Saturday, January 14, 2006
Well, it happened – sort of. The stodgy mechanism of plotting a future for the Kyoto Protocol in Montreal. And the parties agreed – barely, after Hiram Walker, the hired gun from Exxon who is our chief climate change negotiator, walked out in a huff late in the game, Saturday night December 10 – to meet again to plan the next set of mandatory caps after 2012, when the present accords run out. Of course the US has only agreed to meet and talk, which is all we did this time. The US, and Australia, and Bush is right on this one – China and India are not party to the current agreements. Since the US and and China are the biggest emitters of CO2, this is a serious omission. Bush says he won’t sign onto the accord without China and India doing so as well. But another piece of good news is that Bush signed an agreement to build a prototype coal plant with no emissions, using C02 sequestration techniques. He had agreed in principle, but only signed the commitment after pressure from other western governments in Montreal.
Meanwhile, the faith community convened a few events across town, and was invited to make a statement on Friday December 9 which addressed this blogmeister’s premise: that without the deep motivation of religious faith, the world is not likely to get a handle on this. As the World Council of Churches statement to the delegates put it, the damage is already unfurling, and it’s now a matter of acting as fast as possible to keep it from heading into a runaway condition caused by a positive warming feedback loop. The consensus of the world’s climate scientists is that we need an immediate 70% cutback of CO2 emissions to halt the cumulative heatwave. The irony is that in a few decades, burning up the most economically feasible oil available is going to achieve this goal, but only after we’ve pumped virtually all the stored hydrocarbons back into the atmosphere. What took tens of millions of years to store we release in the big bang industrial revolution in about 200 years, most of it since WWII.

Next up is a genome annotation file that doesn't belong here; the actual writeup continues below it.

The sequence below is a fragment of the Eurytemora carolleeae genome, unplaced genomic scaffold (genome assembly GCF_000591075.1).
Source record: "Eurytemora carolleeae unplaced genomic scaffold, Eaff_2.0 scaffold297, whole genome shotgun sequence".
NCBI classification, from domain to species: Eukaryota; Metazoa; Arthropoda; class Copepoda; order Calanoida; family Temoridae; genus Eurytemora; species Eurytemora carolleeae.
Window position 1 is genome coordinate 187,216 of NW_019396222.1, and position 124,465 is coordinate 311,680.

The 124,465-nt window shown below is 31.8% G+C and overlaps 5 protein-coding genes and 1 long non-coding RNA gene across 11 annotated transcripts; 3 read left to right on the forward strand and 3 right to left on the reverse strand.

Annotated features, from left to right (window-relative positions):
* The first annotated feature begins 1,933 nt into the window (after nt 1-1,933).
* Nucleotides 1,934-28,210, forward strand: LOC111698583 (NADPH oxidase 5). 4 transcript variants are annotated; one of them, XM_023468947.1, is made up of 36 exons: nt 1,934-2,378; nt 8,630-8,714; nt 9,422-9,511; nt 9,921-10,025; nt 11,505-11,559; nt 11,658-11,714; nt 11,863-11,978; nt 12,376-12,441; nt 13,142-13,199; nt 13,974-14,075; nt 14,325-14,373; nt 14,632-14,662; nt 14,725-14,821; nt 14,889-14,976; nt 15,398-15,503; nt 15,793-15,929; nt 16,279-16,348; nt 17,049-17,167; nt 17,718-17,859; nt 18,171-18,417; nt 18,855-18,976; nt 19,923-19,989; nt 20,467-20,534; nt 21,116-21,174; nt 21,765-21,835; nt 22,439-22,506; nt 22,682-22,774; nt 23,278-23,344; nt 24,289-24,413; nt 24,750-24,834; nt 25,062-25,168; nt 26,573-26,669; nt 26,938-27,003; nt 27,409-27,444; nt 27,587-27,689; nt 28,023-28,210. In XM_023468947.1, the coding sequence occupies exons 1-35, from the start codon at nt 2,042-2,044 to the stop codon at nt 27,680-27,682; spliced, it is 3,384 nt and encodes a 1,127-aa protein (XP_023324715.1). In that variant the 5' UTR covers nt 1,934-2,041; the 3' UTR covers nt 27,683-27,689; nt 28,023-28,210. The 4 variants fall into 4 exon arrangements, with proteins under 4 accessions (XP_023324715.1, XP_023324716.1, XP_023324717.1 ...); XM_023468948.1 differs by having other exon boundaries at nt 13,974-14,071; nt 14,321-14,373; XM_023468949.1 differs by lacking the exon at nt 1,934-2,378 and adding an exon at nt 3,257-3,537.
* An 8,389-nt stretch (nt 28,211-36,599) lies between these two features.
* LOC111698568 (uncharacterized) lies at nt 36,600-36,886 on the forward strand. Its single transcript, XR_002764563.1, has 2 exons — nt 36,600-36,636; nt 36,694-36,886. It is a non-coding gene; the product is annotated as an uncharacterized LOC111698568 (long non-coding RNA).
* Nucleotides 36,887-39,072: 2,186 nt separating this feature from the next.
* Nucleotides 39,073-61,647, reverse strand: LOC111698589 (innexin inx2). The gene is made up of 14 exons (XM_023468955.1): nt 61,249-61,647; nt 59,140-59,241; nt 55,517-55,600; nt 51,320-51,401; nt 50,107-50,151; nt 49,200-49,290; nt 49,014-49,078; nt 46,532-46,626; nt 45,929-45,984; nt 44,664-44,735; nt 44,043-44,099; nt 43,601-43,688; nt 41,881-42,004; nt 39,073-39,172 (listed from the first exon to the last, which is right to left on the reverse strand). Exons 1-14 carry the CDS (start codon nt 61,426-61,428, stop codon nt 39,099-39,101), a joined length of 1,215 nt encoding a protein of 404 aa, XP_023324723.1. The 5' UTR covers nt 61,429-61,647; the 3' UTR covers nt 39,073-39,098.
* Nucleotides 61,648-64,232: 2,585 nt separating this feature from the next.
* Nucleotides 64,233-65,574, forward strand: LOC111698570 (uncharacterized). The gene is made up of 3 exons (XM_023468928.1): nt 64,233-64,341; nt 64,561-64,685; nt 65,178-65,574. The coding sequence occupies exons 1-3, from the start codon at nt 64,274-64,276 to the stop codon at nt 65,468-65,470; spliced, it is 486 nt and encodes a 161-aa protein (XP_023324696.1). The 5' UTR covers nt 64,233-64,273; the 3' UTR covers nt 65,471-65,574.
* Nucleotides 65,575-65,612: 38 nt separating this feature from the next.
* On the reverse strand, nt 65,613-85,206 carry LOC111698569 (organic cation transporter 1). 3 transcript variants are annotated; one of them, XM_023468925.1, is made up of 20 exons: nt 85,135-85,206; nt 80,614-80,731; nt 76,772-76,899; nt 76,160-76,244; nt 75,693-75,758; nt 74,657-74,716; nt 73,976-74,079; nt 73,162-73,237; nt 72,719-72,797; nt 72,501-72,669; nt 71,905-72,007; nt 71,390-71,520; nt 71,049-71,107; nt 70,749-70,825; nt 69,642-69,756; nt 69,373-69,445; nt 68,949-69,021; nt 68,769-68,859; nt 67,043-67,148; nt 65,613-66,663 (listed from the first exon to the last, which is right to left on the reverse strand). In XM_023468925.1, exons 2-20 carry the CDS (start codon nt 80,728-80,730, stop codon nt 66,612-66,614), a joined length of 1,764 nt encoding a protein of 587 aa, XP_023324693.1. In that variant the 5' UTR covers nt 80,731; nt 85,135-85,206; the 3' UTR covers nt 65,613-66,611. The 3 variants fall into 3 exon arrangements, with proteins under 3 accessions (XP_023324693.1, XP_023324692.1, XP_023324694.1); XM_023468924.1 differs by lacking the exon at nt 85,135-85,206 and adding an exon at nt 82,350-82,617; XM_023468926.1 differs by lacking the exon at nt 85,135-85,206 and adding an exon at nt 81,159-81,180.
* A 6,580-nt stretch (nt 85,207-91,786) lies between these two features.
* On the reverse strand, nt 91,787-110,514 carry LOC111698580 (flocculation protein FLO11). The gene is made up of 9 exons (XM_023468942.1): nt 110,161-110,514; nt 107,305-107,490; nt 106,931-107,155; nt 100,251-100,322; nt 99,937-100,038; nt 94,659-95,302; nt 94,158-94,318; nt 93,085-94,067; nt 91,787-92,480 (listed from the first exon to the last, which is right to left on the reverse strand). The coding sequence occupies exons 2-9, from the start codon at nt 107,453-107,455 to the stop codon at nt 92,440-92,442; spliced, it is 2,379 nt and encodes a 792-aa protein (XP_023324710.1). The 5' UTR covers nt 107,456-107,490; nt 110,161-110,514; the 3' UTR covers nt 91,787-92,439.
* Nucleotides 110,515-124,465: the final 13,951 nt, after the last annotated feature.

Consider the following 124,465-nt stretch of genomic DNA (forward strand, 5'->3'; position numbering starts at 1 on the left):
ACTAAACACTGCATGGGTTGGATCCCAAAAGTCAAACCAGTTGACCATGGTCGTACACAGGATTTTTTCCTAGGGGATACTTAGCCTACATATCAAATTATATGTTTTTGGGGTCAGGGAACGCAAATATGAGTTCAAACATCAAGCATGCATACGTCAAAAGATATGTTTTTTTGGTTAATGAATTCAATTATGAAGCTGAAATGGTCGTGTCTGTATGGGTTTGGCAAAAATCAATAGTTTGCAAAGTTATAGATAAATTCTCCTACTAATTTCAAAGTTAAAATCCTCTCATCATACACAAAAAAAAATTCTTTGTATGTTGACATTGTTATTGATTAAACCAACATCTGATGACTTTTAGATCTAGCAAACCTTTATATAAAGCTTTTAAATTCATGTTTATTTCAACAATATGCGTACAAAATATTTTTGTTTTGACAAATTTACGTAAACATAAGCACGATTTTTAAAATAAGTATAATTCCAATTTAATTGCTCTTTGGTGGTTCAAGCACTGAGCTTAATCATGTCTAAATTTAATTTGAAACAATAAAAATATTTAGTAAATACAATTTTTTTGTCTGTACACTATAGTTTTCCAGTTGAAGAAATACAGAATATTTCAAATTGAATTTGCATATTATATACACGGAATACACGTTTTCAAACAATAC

The faith community, mostly folks from North America, convened a meeting on Climate Justice on December 3, after which they took to the streets with the kids for a civil demonstration. On December 4, there was a major inter-religious celebration, a Call (or Cry, from the French “cri”) of the Earth, at Montreal’s favorite shrine, St Joseph’s Oratory. This was a multi-media event, with commissioned music, dance, and theater. Kids from regions seriously affected by climate change paraded to elicit the sympathy of the converted. It might have helped build more than in–house solidarity had it been broadcast on one of the major networks. On December 6, the WCC sponsored a “side event” on Ethical Dimensions of Climate Change, featuring a dialogue among parliamentarians and religious leaders.
And then there were the kids, mostly twenty-somethings. Remember Earth Day, and all its giddy promise? Remember how we, the Sixties Generation were going to change the world? Well we have, by helping through our consumption habits to burn those hydrocarbons, global leaders, besmudged gold medalists in the Burn Baby Burn Games. In Montreal the youth were only 500 strong, but true to the new sophisticated tactics developed since the Seattle WTO demonstration, they were at all the right places, using street theater and articulate, passionate questions of delegates to advance their purpose: "Major social changes start with a shift in philosophy, and then a new generation is born with that at their core," said Josh Tulkin, 24, who works for a group focused on climate issues in the region outside Washington, D.C., and also for a network of youth organizations called SustainUs. "That generation is us." But the article (“Youths Make Spirited Case at Climate Meeting”, A. Revkin NYT, 12/9/05) goes on to say that Josh emerged in tears after the US delegation stonewalled him.
Over Christmas, I heard a Joseph Rutter choral piece with the haunting line, the humble creatures whom no man sees. These are the meek, the hope of a sustainable future, who will inherit the earth.
Next: Sapblood: the author-as-woodsman is challenged by a gushing oak. My apologies for my long absence. Holidays can be disruptive for a pro bono journalist with no boss.
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